Try these home treatment strategies for mosquito bite relief in babies, toddlers, and older kids:
- Apply lotion or cream. Certain creams and lotions can help temporarily relieve mosquito bite itching for babies and older kids. Talk to your child’s healthcare provider first, but some common creams that they may recommend include calamine lotion and nonprescription hydrocortisone cream. You could also use a paste made with baking soda and water.
- Apply a cold compress. Because the bite is probably swollen and red, you can soothe the itchy pain with a cold compress or cool cloth.
- Help your child avoid scratching. Watch your child and try to keep them from scratching too much. Scratching can lead to skin fissures and infection, which can then leave marks on the skin. Talk to your baby’s provider if mosquito bites result in marks, as some creams can help minimize any scarring.
A soothing lotion and a cool compress are simple but effective treatments for mosquito bites and marks on babies, toddlers, and older kids. They can help relieve discomfort from an itchy or a swollen mosquito bite on any part of the body, including the head and face. Just be extra careful when applying lotion to the area around the eyes and mouth.
If you get the “OK” from your child’s healthcare provider to use these lotions and creams, consider keeping them in your baby’s first-aid kit, as mosquitoes can bite at any time!
For older children, your child’s healthcare provider may suggest additional at-home treatments for mosquito bites, or may recommend or prescribe an antihistamine medication to help with itching. Just remember to avoid any medication that’s not recommended by the provider.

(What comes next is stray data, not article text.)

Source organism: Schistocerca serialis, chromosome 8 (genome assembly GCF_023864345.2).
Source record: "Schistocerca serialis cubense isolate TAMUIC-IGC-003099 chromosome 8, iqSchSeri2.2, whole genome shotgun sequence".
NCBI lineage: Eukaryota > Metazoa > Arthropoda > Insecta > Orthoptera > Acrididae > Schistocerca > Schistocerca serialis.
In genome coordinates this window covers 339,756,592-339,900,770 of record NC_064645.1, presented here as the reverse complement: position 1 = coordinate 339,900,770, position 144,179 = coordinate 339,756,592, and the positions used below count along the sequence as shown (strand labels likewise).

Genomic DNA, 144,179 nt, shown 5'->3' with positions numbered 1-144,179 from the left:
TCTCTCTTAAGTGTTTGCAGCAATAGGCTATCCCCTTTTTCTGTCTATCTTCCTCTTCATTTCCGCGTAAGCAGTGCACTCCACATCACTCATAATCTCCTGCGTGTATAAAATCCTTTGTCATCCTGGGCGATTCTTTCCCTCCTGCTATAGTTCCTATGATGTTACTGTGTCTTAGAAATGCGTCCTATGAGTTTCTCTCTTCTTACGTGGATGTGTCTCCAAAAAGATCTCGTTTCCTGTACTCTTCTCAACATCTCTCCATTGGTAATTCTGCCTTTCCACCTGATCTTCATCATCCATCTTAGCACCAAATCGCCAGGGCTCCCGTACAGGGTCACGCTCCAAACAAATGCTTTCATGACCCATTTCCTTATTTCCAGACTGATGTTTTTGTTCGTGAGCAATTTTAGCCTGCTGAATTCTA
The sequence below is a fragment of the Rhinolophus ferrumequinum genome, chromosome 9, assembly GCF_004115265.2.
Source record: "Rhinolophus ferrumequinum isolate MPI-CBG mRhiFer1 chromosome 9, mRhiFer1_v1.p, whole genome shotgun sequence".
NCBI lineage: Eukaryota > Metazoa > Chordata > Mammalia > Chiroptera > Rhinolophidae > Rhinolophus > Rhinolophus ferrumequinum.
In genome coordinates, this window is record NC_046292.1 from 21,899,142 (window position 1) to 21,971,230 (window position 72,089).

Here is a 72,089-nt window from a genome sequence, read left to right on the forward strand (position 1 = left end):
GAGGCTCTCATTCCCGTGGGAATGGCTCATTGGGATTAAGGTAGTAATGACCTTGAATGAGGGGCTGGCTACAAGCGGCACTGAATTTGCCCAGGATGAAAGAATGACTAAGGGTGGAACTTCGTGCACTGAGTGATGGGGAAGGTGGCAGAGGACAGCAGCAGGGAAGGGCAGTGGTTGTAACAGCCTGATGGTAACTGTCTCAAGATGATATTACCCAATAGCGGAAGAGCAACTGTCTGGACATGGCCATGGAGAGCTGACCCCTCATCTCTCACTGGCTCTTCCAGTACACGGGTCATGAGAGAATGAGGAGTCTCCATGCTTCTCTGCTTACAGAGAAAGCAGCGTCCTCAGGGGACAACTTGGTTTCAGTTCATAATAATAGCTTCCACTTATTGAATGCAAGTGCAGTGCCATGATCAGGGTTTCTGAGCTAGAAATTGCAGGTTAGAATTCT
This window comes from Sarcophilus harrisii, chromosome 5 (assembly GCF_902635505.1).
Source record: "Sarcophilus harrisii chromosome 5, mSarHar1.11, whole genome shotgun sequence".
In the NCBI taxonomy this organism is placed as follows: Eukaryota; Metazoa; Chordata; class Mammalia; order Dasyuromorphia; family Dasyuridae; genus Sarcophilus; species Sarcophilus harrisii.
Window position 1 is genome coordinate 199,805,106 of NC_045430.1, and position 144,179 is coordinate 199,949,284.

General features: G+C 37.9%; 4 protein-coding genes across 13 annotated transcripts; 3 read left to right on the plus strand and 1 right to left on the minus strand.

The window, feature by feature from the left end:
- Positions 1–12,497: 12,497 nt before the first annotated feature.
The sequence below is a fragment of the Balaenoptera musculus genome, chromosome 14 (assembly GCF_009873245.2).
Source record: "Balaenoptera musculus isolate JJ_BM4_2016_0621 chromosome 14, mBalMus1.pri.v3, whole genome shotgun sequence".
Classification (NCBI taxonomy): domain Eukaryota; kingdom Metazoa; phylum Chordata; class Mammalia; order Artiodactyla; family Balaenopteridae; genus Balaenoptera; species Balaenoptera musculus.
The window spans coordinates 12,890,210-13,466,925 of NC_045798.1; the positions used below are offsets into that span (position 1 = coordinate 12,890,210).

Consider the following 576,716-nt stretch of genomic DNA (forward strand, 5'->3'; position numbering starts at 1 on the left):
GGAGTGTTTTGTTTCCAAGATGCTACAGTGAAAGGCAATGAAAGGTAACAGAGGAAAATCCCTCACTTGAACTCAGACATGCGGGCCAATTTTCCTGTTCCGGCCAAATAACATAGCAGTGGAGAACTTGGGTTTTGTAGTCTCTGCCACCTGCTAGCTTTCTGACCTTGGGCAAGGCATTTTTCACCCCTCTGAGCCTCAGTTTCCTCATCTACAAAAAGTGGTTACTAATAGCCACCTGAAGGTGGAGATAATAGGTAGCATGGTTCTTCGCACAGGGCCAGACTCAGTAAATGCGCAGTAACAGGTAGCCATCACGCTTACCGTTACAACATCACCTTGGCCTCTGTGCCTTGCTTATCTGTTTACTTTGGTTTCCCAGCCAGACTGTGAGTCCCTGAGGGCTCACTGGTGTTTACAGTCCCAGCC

Just like adults, infants too can get bitten by different types of insects. Most insect bites do not cause any major medical complication in babies and can be treated with topical creams and ointments. Some, however, do need medical attention. Here’s all that you need to know about insect bites on infants, the symptoms, prevention, and the various ways of treating them.
How Common Are Insect Bites on Infants?
Insect bites are very common in infants. However, it majorly depends on the time your baby spends indoors or outdoors. Babies who remain indoors most of the time are less likely to have insect bites or will have fewer insect bites than babies who spend more time outdoors. It also depends on how ventilated your house is, how long you keep the windows open, and the weather conditions. The weather is important because insect bites are more common during hot and humid weather than in cold weather.
Symptoms of Insect Bites in Infants
Insect bite symptoms may vary according to the affected area of the body, the type of insect, and whether or not toxins or irritants have penetrated the baby’s body. Some babies may not cry or show any signs unless the parents notice the bite, while some babies may cry frantically. When you do notice a mark on your baby’s body, do take a closer look to identify if it is an insect bite and also check for other symptoms to gauge if your baby could need medical attention. Here are some common symptoms that you will notice: